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Ten years after invasion, Iraq remains dangerously divided

In the new Iraq, old sectarian fears remain. Around Baghdad's Green Zone, the fortified seat of government, concrete walls pulled down a year ago are going back up.

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A Sunni detainee, freed as a goodwill gesture to his community, greets his mother after his release.

Saad Shalash/Reuters

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Outside the Iraqi parliament, a tan-colored crane lifts slabs of concrete. Soldiers maneuver them into place, adding a second layer of blast walls near the entrance to what is already one of the most fortified buildings in the Iraqi capital.

Around Baghdad's Green Zone, once the heart of the US occupation and now the fortified seat of government, some of the concrete walls are going back up. They were pulled down a year ago in what the Iraqi government called an acknowledgment of improved security.

Ten years after the US-led invasion that toppled Saddam Hussein, talk swirls in government circles of Sunni protesters planning to destabilize the country. Unlike previous threats from Al Qaeda in Iraq, they say this one would come in the guise of demonstrators.

"If the government let them they would reach the borders of the Green Zone and then within seconds Al Qaeda and the Baath party would enter ... and a massacre would take place," says Kamal al-Saidi, a member of Prime Minister Nouri al-Maliki's Shiite State of Law coalition in parliament.

While many discount the possibility of a coup, rising sectarian tension and an ongoing political crisis have raised fears that there is a new battle looming between Baghdad and the provinces.

Protests began in December following the arrest of bodyguards of a Sunni cabinet minister from the Iraqiya political bloc. They are now a weekly phenomenon with tens of thousands of demonstrators turning out after Friday prayers in cities with Sunni majorities.

At a recent Friday protest, clerics demanded that Sunni rights be restored and Iranian influence rolled back. One cleric called for Turkey to step in and resume its Ottoman-era role of protecting a Sunni region. At another protest, a group of young men sang that they were followers of Al Qaeda.

Although the demonstrations have been largely peaceful, some officials fear that their political leaders have lost control.

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"Now there is a new generation of Sunni leaders, tribal religious leaders who have taken it over. So with whom do you talk to who represents these people?" says a senior Iraqi official who asked not to be identified.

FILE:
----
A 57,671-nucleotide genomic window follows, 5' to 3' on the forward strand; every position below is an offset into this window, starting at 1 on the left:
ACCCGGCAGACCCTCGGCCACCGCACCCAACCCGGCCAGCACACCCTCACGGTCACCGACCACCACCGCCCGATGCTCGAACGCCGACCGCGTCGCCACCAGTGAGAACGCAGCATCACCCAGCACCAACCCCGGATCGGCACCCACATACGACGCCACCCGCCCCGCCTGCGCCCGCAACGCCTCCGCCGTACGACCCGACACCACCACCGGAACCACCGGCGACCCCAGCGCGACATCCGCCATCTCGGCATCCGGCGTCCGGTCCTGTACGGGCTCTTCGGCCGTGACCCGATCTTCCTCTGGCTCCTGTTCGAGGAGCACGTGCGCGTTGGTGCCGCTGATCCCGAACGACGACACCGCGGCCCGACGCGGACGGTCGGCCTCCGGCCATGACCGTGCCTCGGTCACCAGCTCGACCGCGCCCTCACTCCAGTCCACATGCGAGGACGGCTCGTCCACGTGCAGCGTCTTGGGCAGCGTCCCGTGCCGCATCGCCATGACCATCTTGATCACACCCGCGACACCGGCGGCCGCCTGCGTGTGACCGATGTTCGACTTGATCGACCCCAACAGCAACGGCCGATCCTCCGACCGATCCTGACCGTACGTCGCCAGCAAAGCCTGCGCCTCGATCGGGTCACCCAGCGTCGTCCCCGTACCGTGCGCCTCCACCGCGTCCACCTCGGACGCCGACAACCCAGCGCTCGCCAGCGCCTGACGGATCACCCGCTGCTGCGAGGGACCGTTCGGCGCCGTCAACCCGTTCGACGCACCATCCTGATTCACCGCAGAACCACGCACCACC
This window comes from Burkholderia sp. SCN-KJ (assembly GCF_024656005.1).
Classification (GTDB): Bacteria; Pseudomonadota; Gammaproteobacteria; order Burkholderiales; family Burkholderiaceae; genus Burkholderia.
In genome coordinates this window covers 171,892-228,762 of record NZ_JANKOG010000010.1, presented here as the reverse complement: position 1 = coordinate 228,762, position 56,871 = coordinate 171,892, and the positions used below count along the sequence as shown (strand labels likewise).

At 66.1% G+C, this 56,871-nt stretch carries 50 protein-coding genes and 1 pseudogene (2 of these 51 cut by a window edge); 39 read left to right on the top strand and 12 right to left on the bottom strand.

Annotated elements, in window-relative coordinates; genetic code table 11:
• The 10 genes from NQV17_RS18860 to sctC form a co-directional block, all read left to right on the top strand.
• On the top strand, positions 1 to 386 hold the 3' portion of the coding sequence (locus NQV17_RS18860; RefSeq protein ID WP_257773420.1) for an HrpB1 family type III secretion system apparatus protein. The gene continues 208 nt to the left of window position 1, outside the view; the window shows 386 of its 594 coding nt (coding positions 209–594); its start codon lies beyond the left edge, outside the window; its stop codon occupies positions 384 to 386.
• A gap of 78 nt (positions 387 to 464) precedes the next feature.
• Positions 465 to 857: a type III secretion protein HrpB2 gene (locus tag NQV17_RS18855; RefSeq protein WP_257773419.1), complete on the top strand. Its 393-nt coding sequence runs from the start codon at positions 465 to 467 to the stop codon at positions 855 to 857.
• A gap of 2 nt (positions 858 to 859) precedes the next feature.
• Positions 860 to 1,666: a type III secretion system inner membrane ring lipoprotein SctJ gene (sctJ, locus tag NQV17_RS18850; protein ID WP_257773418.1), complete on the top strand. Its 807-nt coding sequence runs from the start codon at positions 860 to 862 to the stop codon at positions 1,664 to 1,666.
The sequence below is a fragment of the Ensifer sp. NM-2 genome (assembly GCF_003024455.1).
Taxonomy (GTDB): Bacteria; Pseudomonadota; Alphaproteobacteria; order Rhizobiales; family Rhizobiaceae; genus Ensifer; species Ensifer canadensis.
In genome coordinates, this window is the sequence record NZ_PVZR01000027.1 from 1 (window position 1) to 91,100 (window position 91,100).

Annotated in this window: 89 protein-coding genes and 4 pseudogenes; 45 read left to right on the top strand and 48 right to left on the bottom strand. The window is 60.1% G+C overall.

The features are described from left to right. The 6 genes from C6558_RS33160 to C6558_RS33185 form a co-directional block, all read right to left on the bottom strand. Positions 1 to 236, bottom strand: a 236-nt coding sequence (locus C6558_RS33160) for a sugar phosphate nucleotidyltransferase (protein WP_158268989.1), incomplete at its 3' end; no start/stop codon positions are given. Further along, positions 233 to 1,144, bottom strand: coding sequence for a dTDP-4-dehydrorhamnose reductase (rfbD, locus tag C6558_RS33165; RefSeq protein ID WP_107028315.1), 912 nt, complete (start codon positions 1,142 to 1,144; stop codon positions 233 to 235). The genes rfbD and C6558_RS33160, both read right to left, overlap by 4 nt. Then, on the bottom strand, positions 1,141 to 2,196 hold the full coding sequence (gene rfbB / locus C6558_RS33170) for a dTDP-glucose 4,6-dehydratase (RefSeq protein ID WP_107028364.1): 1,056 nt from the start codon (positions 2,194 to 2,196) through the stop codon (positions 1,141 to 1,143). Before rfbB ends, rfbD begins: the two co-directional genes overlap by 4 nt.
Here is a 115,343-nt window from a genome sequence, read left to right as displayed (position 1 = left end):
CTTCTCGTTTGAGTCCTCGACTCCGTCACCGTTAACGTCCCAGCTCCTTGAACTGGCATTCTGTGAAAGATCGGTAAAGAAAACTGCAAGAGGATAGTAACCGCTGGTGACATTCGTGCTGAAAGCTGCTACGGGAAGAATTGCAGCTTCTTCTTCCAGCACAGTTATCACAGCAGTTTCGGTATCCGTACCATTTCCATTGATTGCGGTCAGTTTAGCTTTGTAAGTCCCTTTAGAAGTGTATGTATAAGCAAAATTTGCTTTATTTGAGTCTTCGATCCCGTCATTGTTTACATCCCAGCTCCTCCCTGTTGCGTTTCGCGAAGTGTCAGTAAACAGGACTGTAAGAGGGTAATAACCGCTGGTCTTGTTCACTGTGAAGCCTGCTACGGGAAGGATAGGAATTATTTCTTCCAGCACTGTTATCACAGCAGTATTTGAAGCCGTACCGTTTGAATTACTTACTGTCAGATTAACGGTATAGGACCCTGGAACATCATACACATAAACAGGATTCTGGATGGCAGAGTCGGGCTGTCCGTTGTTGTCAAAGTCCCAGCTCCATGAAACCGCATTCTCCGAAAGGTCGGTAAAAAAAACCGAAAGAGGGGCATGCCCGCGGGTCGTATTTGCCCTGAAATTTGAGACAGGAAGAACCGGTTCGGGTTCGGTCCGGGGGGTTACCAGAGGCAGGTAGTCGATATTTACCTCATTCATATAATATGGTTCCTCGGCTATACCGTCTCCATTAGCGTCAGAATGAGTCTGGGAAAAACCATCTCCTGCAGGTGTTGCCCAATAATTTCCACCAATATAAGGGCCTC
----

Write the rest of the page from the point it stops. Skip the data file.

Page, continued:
In the office of a Sunni party, aides waiting for their leaders to reach a budget agreement said they feel the Maliki government is ignoring the substance of their demands.

"We're being marginalized," said one young man who did not want to give his name. "We're not against the government, but the government could take action on this issue."

Protesters in Sunni areas have demanded the release of several thousand prisoners held under antiterrorism laws, reinstatement of former Army officers, and the hiring of more Sunnis in the Shiite-dominated security forces.

Followers of Shiite cleric Moqtada al-Sadr recently held demonstrations demanding prisoner releases – but rather than protests in solidarity with Sunni areas, they demanded that Palestinians in Israeli jails be freed. Shiite parties themselves have also fragmented, with Sadrists pulling away from supporting Mr. Maliki.

"These multiple identities competing with each other is what fuels the crisis you see in Iraq's political landscape," says an Arab analyst with long experience in Iraq who asked not to be named. "In 2003 when the genie of ethno-sectarianism came out of the bottle it gave rise even to subsectarian divisions.... Communities live in fear of each other."

In Karrada, traditionally a largely Christian neighborhood, a new poster of Iranian Grand Ayatollah Khomeini with Mr. Sadr's father looks down on a roundabout, praising "the revolution and martyrdom."

Those looking for signs of Iranian encroachment point to the billboard as proof.

But Hussein Majid, selling soft drinks to passing cars just below it, isn't bothered.

"I'm Sunni, but I don't worry about it," he says. "I don't follow the news, and I don't pay attention to politics."

He has been at the same spot for 10 years – since he was 12.

Ali Fajil, another vendor, watched Iraq degenerate into civil war seven years ago. Now? "I am 100 percent convinced sectarianism won't be back."


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